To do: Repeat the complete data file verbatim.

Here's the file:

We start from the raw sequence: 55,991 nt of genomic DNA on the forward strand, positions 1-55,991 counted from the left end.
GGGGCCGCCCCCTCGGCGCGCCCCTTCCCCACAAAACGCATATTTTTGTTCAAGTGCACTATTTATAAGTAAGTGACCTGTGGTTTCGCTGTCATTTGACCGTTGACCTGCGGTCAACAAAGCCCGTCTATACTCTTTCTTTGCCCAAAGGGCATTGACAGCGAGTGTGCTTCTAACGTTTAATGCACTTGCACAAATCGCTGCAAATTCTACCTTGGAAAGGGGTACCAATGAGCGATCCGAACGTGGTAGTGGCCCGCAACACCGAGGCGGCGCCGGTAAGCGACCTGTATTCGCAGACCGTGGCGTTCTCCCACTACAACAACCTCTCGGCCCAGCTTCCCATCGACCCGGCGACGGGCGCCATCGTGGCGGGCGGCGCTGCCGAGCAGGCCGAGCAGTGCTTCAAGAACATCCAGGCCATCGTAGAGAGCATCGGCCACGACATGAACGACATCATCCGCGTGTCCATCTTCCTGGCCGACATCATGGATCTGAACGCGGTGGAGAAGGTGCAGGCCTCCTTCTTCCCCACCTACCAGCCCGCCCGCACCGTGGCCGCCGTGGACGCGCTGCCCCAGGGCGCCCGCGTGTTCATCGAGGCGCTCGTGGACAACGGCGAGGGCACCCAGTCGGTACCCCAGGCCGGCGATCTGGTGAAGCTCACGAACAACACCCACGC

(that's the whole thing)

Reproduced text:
We start from the raw sequence: 55,991 nt of genomic DNA on the forward strand, positions 1-55,991 counted from the left end.
GGGGCCGCCCCCTCGGCGCGCCCCTTCCCCACAAAACGCATATTTTTGTTCAAGTGCACTATTTATAAGTAAGTGACCTGTGGTTTCGCTGTCATTTGACCGTTGACCTGCGGTCAACAAAGCCCGTCTATACTCTTTCTTTGCCCAAAGGGCATTGACAGCGAGTGTGCTTCTAACGTTTAATGCACTTGCACAAATCGCTGCAAATTCTACCTTGGAAAGGGGTACCAATGAGCGATCCGAACGTGGTAGTGGCCCGCAACACCGAGGCGGCGCCGGTAAGCGACCTGTATTCGCAGACCGTGGCGTTCTCCCACTACAACAACCTCTCGGCCCAGCTTCCCATCGACCCGGCGACGGGCGCCATCGTGGCGGGCGGCGCTGCCGAGCAGGCCGAGCAGTGCTTCAAGAACATCCAGGCCATCGTAGAGAGCATCGGCCACGACATGAACGACATCATCCGCGTGTCCATCTTCCTGGCCGACATCATGGATCTGAACGCGGTGGAGAAGGTGCAGGCCTCCTTCTTCCCCACCTACCAGCCCGCCCGCACCGTGGCCGCCGTGGACGCGCTGCCCCAGGGCGCCCGCGTGTTCATCGAGGCGCTCGTGGACAACGGCGAGGGCACCCAGTCGGTACCCCAGGCCGGCGATCTGGTGAAGCTCACGAACAACACCCACGC